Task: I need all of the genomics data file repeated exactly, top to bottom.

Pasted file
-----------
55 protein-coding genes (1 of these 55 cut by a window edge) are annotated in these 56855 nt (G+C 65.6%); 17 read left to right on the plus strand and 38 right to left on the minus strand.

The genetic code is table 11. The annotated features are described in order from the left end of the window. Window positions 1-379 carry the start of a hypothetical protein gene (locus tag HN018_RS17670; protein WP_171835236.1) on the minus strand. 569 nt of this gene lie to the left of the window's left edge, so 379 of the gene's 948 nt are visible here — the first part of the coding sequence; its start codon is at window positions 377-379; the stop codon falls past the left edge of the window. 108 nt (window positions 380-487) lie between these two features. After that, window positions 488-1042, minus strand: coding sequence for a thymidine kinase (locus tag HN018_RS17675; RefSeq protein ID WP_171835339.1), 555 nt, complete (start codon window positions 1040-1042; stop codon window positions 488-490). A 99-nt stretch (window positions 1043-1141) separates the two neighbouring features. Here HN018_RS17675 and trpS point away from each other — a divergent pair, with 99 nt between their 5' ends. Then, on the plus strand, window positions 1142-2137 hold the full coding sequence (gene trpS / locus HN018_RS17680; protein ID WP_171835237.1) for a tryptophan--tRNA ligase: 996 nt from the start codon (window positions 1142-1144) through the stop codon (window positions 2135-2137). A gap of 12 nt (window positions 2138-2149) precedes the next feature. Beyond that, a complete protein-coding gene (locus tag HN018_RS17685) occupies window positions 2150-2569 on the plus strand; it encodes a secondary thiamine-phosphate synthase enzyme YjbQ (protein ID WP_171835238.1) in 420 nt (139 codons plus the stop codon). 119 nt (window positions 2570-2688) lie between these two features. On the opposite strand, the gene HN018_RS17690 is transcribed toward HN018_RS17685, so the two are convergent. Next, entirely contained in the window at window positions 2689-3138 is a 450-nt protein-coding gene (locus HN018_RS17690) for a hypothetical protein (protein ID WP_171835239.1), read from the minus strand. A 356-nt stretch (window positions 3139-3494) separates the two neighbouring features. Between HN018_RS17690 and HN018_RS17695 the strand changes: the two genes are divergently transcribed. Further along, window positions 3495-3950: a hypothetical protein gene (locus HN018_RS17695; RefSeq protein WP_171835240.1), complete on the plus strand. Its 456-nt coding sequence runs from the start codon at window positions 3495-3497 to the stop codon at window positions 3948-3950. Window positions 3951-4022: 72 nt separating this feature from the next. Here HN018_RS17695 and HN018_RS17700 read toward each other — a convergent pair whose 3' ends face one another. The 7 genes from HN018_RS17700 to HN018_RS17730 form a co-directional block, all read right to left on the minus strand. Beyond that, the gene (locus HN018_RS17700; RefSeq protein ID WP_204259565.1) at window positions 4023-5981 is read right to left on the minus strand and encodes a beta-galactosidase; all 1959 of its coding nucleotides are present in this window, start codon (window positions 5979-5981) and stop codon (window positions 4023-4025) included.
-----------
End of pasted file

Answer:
55 protein-coding genes (1 of these 55 cut by a window edge) are annotated in these 56855 nt (G+C 65.6%); 17 read left to right on the plus strand and 38 right to left on the minus strand.

The genetic code is table 11. The annotated features are described in order from the left end of the window. Window positions 1-379 carry the start of a hypothetical protein gene (locus tag HN018_RS17670; protein WP_171835236.1) on the minus strand. 569 nt of this gene lie to the left of the window's left edge, so 379 of the gene's 948 nt are visible here — the first part of the coding sequence; its start codon is at window positions 377-379; the stop codon falls past the left edge of the window. 108 nt (window positions 380-487) lie between these two features. After that, window positions 488-1042, minus strand: coding sequence for a thymidine kinase (locus tag HN018_RS17675; RefSeq protein ID WP_171835339.1), 555 nt, complete (start codon window positions 1040-1042; stop codon window positions 488-490). A 99-nt stretch (window positions 1043-1141) separates the two neighbouring features. Here HN018_RS17675 and trpS point away from each other — a divergent pair, with 99 nt between their 5' ends. Then, on the plus strand, window positions 1142-2137 hold the full coding sequence (gene trpS / locus HN018_RS17680; protein ID WP_171835237.1) for a tryptophan--tRNA ligase: 996 nt from the start codon (window positions 1142-1144) through the stop codon (window positions 2135-2137). A gap of 12 nt (window positions 2138-2149) precedes the next feature. Beyond that, a complete protein-coding gene (locus tag HN018_RS17685) occupies window positions 2150-2569 on the plus strand; it encodes a secondary thiamine-phosphate synthase enzyme YjbQ (protein ID WP_171835238.1) in 420 nt (139 codons plus the stop codon). 119 nt (window positions 2570-2688) lie between these two features. On the opposite strand, the gene HN018_RS17690 is transcribed toward HN018_RS17685, so the two are convergent. Next, entirely contained in the window at window positions 2689-3138 is a 450-nt protein-coding gene (locus HN018_RS17690) for a hypothetical protein (protein ID WP_171835239.1), read from the minus strand. A 356-nt stretch (window positions 3139-3494) separates the two neighbouring features. Between HN018_RS17690 and HN018_RS17695 the strand changes: the two genes are divergently transcribed. Further along, window positions 3495-3950: a hypothetical protein gene (locus HN018_RS17695; RefSeq protein WP_171835240.1), complete on the plus strand. Its 456-nt coding sequence runs from the start codon at window positions 3495-3497 to the stop codon at window positions 3948-3950. Window positions 3951-4022: 72 nt separating this feature from the next. Here HN018_RS17695 and HN018_RS17700 read toward each other — a convergent pair whose 3' ends face one another. The 7 genes from HN018_RS17700 to HN018_RS17730 form a co-directional block, all read right to left on the minus strand. Beyond that, the gene (locus HN018_RS17700; RefSeq protein ID WP_204259565.1) at window positions 4023-5981 is read right to left on the minus strand and encodes a beta-galactosidase; all 1959 of its coding nucleotides are present in this window, start codon (window positions 5979-5981) and stop codon (window positions 4023-4025) included.